Military to help Madrid region contain pandemic

Partial lockdown in parts of city and surrounding area due to be extended

Members of the armed forces are due to be deployed in Madrid in the coming days as local authorities plan to extend a partial lockdown due to rising cases of coronavirus.

Spain has the highest infection rate in Europe with 320 cases per 100,000 inhabitants, according to the European Centre for Disease Prevention and Control. The same data showed that Ireland had a rate of 72 infections per 100,000 people.

Within Spain, Madrid and its surrounding region are the worst-affected area, with many zones there seeing an infection rate that exceeds 1,000 cases per 100,000 inhabitants.

In an effort to reverse that trend the local government introduced restrictions in 37 districts of the Madrid region at the beginning of this week, affecting 850,000 people. Movement in and out of those areas has been restricted, bars and restaurants must close early and reduce their customer limit and parks have been closed.


Many people in those districts, the majority of which are low-income areas of southern Madrid, complained that they were being discriminated against when the measures were announced.

However, on Friday the regional government is expected to announce the extension of the restrictions to other parts of Madrid where infections rates are notably high, as of Monday.

"Some tough weeks are ahead of us in Madrid," said health minister Salvador Illa, who has been co-ordinating with the local authorities. "Therefore we have to act with determination and take control of the pandemic in the region."

Members of the armed forces are due to arrive in Madrid on Monday to help with disinfection and Covid-19 testing. The local government has also requested the deployment of extra police to help enforce the new regulations. Members of the military have already been helping with tracing in Madrid and other regions throughout this month.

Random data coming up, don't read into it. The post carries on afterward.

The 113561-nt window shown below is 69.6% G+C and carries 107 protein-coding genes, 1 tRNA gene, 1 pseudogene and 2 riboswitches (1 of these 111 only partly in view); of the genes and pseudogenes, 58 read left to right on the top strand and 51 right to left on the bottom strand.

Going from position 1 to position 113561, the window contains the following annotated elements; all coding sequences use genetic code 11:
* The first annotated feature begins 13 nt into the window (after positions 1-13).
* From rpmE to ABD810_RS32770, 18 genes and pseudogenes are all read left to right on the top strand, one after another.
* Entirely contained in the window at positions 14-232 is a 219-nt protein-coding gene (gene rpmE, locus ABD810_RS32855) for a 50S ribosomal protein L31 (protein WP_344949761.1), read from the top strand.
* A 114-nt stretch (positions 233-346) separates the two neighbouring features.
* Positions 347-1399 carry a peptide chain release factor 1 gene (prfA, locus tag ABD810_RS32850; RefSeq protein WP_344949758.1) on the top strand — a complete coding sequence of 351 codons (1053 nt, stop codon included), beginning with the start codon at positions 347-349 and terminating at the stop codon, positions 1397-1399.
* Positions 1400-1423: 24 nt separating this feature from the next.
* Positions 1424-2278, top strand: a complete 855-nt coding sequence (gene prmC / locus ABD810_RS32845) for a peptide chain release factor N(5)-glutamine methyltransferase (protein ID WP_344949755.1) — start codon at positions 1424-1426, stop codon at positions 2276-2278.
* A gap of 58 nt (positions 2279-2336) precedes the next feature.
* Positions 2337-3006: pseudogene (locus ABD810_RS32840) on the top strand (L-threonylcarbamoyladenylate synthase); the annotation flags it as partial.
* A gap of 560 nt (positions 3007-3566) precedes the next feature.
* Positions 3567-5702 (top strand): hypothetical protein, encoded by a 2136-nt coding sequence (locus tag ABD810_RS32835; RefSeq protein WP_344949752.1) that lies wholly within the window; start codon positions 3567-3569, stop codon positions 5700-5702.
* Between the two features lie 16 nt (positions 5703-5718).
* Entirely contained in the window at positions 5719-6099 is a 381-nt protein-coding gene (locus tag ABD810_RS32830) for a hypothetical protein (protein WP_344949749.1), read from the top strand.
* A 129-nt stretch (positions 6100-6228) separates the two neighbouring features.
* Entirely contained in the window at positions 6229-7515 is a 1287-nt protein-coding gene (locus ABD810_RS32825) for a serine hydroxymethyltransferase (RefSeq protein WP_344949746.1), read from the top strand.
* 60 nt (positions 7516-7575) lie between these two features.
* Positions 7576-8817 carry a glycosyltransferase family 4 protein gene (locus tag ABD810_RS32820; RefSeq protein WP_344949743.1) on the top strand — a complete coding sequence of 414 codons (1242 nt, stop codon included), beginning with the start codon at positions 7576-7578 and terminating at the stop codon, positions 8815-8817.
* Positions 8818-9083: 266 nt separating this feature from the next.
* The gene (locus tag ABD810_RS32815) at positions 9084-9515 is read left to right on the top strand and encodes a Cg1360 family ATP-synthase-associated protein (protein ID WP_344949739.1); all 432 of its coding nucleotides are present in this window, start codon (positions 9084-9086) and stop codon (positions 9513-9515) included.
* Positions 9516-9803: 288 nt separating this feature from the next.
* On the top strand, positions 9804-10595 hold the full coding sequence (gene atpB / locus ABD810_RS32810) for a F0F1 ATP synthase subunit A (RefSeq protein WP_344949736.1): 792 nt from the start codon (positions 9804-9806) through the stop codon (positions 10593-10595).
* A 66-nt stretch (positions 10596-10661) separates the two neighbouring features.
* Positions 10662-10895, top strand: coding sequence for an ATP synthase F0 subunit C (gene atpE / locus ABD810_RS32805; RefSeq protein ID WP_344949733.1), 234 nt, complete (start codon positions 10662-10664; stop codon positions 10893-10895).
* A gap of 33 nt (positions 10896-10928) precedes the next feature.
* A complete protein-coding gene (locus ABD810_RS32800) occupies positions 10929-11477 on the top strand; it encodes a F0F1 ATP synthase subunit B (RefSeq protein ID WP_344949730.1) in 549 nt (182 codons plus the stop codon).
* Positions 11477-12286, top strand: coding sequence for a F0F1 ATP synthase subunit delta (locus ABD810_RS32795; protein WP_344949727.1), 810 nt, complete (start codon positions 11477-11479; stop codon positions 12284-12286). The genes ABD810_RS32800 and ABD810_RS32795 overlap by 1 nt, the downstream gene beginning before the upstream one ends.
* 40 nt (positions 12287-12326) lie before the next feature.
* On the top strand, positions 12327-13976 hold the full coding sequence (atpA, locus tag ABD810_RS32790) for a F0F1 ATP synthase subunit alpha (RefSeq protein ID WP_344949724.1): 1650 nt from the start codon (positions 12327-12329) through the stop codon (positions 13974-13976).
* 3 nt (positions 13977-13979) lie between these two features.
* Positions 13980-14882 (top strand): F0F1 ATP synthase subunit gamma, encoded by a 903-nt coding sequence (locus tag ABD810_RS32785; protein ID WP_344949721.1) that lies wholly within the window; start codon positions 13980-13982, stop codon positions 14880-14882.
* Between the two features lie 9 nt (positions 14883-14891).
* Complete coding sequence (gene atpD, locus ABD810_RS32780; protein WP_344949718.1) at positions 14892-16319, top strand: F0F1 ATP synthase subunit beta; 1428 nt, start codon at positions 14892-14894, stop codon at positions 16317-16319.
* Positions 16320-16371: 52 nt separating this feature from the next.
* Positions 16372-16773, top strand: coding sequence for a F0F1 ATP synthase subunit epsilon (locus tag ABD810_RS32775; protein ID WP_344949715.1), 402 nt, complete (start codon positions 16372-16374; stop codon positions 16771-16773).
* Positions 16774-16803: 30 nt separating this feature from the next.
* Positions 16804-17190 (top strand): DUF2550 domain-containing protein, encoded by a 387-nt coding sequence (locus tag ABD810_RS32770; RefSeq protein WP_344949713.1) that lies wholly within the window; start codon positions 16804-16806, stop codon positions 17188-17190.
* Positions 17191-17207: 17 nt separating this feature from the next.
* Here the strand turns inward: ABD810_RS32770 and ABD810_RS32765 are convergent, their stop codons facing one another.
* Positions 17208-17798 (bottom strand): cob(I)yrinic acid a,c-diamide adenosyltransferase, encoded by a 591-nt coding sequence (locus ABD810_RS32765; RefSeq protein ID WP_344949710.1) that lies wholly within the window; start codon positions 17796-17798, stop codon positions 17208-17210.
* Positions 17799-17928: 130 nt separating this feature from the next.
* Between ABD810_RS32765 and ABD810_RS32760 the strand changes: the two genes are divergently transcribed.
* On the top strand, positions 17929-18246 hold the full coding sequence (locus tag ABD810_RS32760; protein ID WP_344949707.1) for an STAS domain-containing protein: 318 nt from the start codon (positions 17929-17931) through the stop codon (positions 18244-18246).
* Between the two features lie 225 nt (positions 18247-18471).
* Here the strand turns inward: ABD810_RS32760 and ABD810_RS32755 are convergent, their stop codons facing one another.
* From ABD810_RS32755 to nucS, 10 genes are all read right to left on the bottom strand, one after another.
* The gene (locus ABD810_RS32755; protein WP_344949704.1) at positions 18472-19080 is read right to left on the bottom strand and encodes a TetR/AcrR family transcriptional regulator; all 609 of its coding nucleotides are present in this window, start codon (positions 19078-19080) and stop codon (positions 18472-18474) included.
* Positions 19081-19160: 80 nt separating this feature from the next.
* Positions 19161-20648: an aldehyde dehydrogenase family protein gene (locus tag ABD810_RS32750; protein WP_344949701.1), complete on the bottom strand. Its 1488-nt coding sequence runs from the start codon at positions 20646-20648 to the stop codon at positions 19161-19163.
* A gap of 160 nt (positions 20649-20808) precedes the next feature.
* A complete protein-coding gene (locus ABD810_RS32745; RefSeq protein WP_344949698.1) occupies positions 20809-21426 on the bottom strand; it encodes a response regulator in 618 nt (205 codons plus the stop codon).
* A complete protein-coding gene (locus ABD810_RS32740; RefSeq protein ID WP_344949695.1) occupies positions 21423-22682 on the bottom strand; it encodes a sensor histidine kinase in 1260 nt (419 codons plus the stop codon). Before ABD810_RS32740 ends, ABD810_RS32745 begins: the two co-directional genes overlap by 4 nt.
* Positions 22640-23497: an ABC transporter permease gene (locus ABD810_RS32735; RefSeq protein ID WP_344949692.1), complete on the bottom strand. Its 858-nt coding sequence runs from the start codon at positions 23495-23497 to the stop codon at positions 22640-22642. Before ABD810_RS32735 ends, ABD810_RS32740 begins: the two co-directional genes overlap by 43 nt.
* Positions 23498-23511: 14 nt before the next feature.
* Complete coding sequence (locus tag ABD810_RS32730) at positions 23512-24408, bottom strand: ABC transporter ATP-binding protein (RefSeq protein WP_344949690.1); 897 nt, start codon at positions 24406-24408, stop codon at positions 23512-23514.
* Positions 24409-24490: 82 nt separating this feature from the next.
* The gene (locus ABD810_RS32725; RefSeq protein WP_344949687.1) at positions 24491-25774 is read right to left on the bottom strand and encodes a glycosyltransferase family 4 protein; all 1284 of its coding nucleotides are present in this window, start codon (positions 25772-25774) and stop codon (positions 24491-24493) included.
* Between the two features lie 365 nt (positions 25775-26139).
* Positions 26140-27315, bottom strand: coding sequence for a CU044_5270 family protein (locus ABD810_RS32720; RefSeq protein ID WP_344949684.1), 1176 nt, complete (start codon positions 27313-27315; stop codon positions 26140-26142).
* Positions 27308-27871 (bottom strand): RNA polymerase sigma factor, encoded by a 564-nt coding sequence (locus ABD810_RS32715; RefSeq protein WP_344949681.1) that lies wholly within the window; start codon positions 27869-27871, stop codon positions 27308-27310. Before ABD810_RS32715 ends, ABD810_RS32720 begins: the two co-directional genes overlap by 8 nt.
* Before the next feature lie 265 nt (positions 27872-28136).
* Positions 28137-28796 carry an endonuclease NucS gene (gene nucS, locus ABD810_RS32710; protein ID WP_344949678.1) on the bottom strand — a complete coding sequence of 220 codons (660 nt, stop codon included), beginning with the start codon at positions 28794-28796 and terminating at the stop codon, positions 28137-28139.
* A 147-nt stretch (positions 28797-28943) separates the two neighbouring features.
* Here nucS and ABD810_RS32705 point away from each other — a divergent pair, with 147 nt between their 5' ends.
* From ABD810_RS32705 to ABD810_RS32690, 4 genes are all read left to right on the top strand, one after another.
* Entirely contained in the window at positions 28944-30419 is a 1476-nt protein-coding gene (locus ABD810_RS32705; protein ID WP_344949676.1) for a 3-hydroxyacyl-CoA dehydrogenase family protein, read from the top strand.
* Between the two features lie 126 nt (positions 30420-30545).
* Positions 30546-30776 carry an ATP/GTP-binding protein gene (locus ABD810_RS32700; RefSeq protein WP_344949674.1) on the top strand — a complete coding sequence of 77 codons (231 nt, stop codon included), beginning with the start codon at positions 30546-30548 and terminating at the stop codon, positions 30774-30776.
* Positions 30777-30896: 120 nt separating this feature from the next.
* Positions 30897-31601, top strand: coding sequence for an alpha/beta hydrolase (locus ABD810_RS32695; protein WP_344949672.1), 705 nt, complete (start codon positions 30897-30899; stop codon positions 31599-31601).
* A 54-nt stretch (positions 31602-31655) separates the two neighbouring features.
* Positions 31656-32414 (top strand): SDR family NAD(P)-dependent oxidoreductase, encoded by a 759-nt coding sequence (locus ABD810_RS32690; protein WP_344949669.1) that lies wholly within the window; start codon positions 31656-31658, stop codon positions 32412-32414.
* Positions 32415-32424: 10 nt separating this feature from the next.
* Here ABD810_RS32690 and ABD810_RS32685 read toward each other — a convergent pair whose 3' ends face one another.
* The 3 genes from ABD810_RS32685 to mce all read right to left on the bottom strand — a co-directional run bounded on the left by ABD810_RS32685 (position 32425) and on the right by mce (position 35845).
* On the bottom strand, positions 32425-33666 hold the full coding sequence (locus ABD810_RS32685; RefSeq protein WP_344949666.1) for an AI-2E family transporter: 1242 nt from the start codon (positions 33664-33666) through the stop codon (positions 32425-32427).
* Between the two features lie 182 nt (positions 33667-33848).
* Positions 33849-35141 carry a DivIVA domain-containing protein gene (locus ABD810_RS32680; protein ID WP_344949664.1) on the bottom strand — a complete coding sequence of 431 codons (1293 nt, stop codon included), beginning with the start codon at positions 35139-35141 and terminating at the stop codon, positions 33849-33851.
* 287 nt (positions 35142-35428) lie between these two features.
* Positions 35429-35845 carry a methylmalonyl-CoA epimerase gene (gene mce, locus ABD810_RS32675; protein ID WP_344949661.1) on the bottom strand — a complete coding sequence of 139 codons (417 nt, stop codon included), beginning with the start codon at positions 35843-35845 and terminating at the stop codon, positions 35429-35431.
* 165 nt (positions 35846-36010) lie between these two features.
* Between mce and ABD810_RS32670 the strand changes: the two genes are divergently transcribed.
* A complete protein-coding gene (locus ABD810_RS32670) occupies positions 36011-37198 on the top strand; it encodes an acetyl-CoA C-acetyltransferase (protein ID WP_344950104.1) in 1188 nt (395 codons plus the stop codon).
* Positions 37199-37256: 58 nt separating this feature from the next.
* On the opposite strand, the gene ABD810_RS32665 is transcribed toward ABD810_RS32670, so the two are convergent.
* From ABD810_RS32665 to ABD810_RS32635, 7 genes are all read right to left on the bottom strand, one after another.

For the moment the regional government of Madrid has ruled out the possibility of introducing a full lockdown of the kind the national administration implemented between March and June.


Spain registered 64,272 new infections over the last week. On Thursday it reported 10,653 new cases, 3,471 of them over the previous 24 hours, bringing the total to 704,209. A total of 84 deaths were recorded since the previous day.

In Catalonia the regional government has reduced the limit on social gatherings from 10 people to six, a measure already in place in Madrid.

With infections still rising the healthcare system is feeling the pressure. Experts have warned that the intensive care units of many hospitals in the Madrid region and some other regions are at full capacity.

Although the start of the school year has been delayed and staggered according to regions and age groups, 2,852 classes have already been sent home to self-quarantine. However, education minister Isabel Celaá underlined that this number represents less then 1 per cent of total school classes in Spain.

“Schools are places of early detection, not of contagion,” she said. “[But] a lot of care has to be taken with social activities, on leaving the school gates.”

Guy Hedgecoe

Guy Hedgecoe

Guy Hedgecoe is a contributor to The Irish Times based in Spain